Can Amazon’s Use of Crowdsourcing Boost Market Share?

If you are a frequent visitor of online streaming sites, it will be no surprise that these sites have their own original television shows. The site will often advertise them on their main page in order to get people to watch these shows rather than other network cable shows. Even after repeatedly advertising these shows, not many people will actually click on them.

In order to fix this lack of traffic, Amazon has decided to use crowdsourcing. The website has released fourteen free pilots made up of six children’s show and eight adult comedy shows. Amazon plans on using feedback from users in order to decide which pilots would be turned into series on their Amazon Instant Video site. Once a user has finished the pilot, a following screen will pop up asking them to provide feedback on what they just watched.

Amazon’s use of crowdsourcing in this case is very smart. Because they are providing these pilots free to users, it will encourage them to buy the service if they really enjoy the episode. Amazon Prime subscription is currently at $79/year, which is cheaper than Netflix and would provide the user with unlimited access. However, it is also possible that Amazon can add a pay per-episode feature to encourage users to still use the product to watch the new show even if they do not want to subscribe.

ImageJohn Goodman in “Alpa House”

According to DigitalTrends.com, the pilots will include: “a continuation of the Zombieland movie using different actors,…a spoof on a ridiculous news network called Onion News Empire and a pilot about four U.S. senators living under the same roof in Washington D.C. called Alpha House.” Would you watch any of these? Amazon Studio’s head Roy Price understands the dangers of crowdsourcing in this industry. Price believes that in order for this feedback system to work, they must pick through the data to find the shows that will create “a dedicated fan base, even if it’s smaller.”

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Amazon’s attempt to create original series is also an attempt to compete with big names in the online streaming business, such as Neflix and Hulu. In addition to using user feedback, Amazon has decided to make the promising series available in a per-week basis as opposed to an all at once approach by Netflix. Even though the idea of using crowdsourcing could really improve the quality of these original series, is it enough to compete with the already established Arrested Development season that Netflix will release in May?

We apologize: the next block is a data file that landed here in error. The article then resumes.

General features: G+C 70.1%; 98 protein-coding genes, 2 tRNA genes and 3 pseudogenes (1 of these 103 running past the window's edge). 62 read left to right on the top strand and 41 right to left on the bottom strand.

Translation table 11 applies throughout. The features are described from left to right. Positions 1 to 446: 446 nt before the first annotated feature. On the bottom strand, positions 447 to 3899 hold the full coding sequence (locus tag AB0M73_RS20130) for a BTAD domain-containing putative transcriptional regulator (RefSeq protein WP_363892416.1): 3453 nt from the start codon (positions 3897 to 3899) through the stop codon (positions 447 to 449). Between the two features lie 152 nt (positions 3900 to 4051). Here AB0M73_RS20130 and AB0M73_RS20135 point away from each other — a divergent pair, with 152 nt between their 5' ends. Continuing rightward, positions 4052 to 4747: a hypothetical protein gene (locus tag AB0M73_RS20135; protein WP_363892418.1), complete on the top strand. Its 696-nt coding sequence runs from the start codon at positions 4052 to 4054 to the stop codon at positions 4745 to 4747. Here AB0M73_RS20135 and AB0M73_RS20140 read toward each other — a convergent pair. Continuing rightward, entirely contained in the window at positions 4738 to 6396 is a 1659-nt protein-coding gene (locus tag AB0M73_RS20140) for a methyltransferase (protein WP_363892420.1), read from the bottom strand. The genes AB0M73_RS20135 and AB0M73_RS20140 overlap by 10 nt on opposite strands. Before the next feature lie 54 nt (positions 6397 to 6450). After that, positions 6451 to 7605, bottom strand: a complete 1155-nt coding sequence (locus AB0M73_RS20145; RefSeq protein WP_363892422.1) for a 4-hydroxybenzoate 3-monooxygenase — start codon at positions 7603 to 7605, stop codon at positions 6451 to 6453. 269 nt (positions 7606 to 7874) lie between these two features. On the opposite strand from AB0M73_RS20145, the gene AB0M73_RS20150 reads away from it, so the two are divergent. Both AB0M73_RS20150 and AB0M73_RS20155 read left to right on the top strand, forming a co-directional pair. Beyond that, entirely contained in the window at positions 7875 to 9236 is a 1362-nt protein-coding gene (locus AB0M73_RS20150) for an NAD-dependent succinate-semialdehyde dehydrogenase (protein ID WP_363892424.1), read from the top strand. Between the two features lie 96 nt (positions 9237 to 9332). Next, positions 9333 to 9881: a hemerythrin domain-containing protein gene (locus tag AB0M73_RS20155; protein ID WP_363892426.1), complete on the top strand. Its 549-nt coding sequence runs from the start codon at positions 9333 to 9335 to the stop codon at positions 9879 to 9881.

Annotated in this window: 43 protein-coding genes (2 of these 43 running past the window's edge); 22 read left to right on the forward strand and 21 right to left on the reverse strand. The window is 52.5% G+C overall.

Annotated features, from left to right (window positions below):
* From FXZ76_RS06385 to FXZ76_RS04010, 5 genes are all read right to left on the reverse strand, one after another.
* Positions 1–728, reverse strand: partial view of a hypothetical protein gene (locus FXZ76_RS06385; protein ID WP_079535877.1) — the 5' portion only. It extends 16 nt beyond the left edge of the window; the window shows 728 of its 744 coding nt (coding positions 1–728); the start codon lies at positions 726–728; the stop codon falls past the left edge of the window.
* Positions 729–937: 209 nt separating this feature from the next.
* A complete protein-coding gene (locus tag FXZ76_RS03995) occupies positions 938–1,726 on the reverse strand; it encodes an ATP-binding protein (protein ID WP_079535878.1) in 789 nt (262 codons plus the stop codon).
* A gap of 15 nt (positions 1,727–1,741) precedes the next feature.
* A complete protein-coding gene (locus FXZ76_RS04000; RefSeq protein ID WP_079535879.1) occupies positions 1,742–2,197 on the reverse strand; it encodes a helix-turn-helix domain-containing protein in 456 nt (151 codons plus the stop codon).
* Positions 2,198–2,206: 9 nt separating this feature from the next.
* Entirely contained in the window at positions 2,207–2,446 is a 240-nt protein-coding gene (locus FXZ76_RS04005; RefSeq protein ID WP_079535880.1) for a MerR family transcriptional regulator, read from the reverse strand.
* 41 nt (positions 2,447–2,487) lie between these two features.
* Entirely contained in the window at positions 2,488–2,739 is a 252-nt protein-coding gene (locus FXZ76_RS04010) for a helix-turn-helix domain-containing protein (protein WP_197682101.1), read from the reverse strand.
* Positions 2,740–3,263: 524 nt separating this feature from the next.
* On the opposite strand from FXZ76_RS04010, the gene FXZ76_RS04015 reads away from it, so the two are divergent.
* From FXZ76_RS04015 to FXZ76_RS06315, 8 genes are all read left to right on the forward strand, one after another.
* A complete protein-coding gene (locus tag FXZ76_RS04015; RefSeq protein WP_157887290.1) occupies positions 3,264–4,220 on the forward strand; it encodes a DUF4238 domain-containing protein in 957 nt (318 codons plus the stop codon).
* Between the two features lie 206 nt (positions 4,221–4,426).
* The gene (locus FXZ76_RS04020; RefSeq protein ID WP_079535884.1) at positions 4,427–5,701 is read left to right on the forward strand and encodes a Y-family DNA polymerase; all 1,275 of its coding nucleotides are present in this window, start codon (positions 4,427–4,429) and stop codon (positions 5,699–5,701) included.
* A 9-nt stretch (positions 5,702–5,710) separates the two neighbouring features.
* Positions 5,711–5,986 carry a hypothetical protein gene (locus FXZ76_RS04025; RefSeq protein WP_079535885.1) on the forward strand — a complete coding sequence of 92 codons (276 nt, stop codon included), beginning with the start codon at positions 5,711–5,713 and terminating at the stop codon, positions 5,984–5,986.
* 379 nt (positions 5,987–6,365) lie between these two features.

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7 thoughts on “Can Amazon’s Use of Crowdsourcing Boost Market Share?

  1. I find this idea of having regular people view and decide whether the pilots should be ordered to series is brilliant. LIke with Gap, the tv channels and tv websites have to guess what viewers are going to want to see, and every year it seems that they get it wrong a lot. This will definitely allow people to be in control of what they watch, and with this type of program in place, it will allow for Amazon to have more traffic in their original programs, and to be able to compete with Netflix, which thus far has done very well in the original programming game. This is a great post about a great topic.

  2. I enjoyed this blog post. I like how you picked a topic that was very much connected to our class discussions. Amazon is using the idea of crowdsourcing in a great way as it tries to compete with Netflix and Hulu however, I don’t really know if Amazon is going to be able to step up to Netflix and the Netflix exclusive House of Cards. Not to say that Amazon doesn’t have a good platform or some good idea, however I don’t think Amazon can overcome the “first mover advantage” that Netflix has. Similar to how Amazon hopes to get loyal fans, Netflix has already acquired a huge following of loyal fans and controls a huge portion of the marketshare. I’ve never used Amazon but I’m a Netflix fan and I don’t foresee myself changing anytime soon… Great analysis though about Amazon’s use of crowdsourcing!